Understanding how entrepreneur behaviors affect venture capitalist decision making, human capital, and venture performance in high potential new ventures : the role of charismatic leadership
Ciavarella, Mark A.
MetadataShow full item record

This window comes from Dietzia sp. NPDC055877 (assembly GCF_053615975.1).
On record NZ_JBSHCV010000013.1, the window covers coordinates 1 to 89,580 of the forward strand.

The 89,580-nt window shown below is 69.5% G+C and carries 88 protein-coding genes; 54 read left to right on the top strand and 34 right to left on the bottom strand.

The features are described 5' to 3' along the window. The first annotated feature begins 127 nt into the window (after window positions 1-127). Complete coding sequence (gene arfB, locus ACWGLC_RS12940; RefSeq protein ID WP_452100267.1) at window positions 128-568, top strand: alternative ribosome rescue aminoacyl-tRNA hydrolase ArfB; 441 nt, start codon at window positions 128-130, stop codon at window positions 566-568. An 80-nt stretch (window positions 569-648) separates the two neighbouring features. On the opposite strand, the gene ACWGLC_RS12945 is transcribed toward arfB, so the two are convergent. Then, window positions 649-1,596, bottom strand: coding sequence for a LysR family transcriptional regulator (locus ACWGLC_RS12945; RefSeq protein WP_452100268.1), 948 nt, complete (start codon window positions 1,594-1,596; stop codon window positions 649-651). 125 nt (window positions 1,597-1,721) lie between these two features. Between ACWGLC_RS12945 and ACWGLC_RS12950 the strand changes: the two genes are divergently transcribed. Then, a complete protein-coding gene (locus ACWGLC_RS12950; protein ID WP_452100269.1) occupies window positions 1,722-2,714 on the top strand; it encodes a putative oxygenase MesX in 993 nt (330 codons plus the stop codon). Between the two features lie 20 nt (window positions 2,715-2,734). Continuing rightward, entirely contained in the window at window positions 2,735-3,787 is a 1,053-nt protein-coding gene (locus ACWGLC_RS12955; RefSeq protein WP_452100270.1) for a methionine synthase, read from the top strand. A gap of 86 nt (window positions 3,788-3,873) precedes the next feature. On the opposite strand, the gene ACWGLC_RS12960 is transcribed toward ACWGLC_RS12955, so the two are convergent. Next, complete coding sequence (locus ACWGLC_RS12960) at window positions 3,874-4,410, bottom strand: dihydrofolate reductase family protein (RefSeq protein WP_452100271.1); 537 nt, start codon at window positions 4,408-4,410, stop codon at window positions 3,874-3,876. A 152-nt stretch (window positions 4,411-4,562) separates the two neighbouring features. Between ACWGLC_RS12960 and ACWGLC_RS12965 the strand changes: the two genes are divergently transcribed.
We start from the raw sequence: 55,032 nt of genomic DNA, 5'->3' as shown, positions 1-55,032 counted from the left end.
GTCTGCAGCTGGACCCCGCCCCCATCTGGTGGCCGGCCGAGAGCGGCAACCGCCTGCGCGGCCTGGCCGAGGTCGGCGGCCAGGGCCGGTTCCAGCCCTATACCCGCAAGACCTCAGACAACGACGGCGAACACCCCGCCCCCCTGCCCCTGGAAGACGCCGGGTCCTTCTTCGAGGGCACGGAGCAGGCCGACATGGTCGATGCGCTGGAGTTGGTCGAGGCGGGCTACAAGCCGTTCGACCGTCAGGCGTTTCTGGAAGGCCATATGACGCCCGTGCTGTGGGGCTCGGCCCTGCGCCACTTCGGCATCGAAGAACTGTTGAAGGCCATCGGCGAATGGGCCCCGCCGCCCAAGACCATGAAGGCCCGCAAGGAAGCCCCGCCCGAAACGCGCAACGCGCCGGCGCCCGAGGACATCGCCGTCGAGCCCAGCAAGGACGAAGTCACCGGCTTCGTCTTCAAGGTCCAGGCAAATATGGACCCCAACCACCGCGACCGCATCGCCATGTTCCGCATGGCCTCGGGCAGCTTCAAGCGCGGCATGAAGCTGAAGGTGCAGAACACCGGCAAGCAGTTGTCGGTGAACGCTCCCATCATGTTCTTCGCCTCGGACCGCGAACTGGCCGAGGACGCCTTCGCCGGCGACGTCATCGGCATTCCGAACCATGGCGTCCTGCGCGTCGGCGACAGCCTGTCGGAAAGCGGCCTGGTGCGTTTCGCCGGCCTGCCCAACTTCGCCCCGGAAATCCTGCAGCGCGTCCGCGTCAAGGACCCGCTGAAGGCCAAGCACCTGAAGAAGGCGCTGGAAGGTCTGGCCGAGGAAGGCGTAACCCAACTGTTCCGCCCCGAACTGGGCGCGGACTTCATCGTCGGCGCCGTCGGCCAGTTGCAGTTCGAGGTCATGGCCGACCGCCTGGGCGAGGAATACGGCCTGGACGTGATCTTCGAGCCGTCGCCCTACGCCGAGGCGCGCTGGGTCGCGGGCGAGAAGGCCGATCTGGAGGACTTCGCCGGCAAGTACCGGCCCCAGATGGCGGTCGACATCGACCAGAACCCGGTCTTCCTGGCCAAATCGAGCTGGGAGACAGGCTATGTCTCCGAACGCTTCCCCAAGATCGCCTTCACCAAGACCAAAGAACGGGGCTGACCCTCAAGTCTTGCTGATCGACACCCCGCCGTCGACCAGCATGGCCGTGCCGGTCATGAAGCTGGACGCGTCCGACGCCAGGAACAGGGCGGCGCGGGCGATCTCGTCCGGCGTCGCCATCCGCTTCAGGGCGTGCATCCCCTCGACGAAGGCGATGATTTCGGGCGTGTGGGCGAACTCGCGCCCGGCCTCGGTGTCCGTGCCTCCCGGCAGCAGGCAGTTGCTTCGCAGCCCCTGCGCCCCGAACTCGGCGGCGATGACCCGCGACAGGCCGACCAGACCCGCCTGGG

The effects of the entrepreneur on venture stakeholders and performance can be determined by his/her ability to obtain, coordinate, and effectively distribute two sets of resources particularly critical to the survival of the new venture - financial and human. How and when the lead entrepreneur is able to assemble these resources and utilize them in such a way as to adapt to changes in the external environment should lead to higher levels of firm performance. As such, this dissertation sought to answer whether or not there are any factors with respect to the entrepreneur’s leadership behaviors that facilitate or hinder his/her ability to obtain and retain financial (venture capital) and human resources. One particular leadership construct parallels the qualifications sought by both venture capitalists and employees - charismatic leadership. As defined here, charismatic leadership is comprised of five behavioral elements - strategic vision, recognition of environmental constraints, being sensitive to employee needs, undertaking a personal risk to build trust, and exhibiting unconventional behavior through high levels of energy and confidence. Two studies were developed to investigate (1) the relationship between a charismatic leadership style and venture capitalist decision making and (2) the effects of a charismatic leadership style on employees’ organizational commitment, satisfaction with leadership, and turnover intentions of employees, and the performance of the new venture. The results show that the preferences of venture capitalists and employees both converge and diverge. Possessing a strategic vision and being goal oriented has positive effects on both venture capitalist decision making and employee attitudes. Recognizing environmental constraints had mixed effects on venture capitalist decision making and only affected employees’ satisfaction with leadership. Being sensitive to member needs had no effect on venture capitalist decision making, but positively affected employees’ satisfaction with leadership. Personal risk only affected the venture capitalist’s expectations of removing the entrepreneur prior to an exit event. Unconventional behavior only approached statistical significance in predicting the turnover intentions of employees. Only sensitivity to environmental constraints affected new venture performance, yet the relationship was negative. The stage of venture development did not moderate the effects of an entrepreneur’s charismatic leadership style on venture performance.